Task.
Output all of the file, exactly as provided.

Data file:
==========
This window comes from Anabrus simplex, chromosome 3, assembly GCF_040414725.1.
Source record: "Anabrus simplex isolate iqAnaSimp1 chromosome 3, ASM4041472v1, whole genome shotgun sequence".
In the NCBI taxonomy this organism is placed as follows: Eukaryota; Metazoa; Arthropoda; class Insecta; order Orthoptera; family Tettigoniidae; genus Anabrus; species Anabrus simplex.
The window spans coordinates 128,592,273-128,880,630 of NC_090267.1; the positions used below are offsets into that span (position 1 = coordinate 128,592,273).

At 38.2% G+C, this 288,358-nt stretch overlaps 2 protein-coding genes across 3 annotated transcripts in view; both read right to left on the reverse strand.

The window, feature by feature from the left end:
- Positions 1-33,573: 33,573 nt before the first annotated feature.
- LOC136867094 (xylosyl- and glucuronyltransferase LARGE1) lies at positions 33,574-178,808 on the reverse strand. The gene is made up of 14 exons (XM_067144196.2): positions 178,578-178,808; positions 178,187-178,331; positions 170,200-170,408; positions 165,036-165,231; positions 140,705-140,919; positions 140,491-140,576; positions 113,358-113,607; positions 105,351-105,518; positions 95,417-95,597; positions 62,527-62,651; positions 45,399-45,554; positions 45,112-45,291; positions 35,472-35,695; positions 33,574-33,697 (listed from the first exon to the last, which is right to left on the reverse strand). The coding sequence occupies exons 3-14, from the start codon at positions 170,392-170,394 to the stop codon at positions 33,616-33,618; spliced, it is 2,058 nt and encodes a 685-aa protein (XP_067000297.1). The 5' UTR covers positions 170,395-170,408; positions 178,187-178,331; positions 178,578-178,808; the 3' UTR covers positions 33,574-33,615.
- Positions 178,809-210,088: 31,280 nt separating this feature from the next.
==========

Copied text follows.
This window comes from Anabrus simplex, chromosome 3, assembly GCF_040414725.1.
Source record: "Anabrus simplex isolate iqAnaSimp1 chromosome 3, ASM4041472v1, whole genome shotgun sequence".
In the NCBI taxonomy this organism is placed as follows: Eukaryota; Metazoa; Arthropoda; class Insecta; order Orthoptera; family Tettigoniidae; genus Anabrus; species Anabrus simplex.
The window spans coordinates 128,592,273-128,880,630 of NC_090267.1; the positions used below are offsets into that span (position 1 = coordinate 128,592,273).

At 38.2% G+C, this 288,358-nt stretch overlaps 2 protein-coding genes across 3 annotated transcripts in view; both read right to left on the reverse strand.

The window, feature by feature from the left end:
- Positions 1-33,573: 33,573 nt before the first annotated feature.
- LOC136867094 (xylosyl- and glucuronyltransferase LARGE1) lies at positions 33,574-178,808 on the reverse strand. The gene is made up of 14 exons (XM_067144196.2): positions 178,578-178,808; positions 178,187-178,331; positions 170,200-170,408; positions 165,036-165,231; positions 140,705-140,919; positions 140,491-140,576; positions 113,358-113,607; positions 105,351-105,518; positions 95,417-95,597; positions 62,527-62,651; positions 45,399-45,554; positions 45,112-45,291; positions 35,472-35,695; positions 33,574-33,697 (listed from the first exon to the last, which is right to left on the reverse strand). The coding sequence occupies exons 3-14, from the start codon at positions 170,392-170,394 to the stop codon at positions 33,616-33,618; spliced, it is 2,058 nt and encodes a 685-aa protein (XP_067000297.1). The 5' UTR covers positions 170,395-170,408; positions 178,187-178,331; positions 178,578-178,808; the 3' UTR covers positions 33,574-33,615.
- Positions 178,809-210,088: 31,280 nt separating this feature from the next.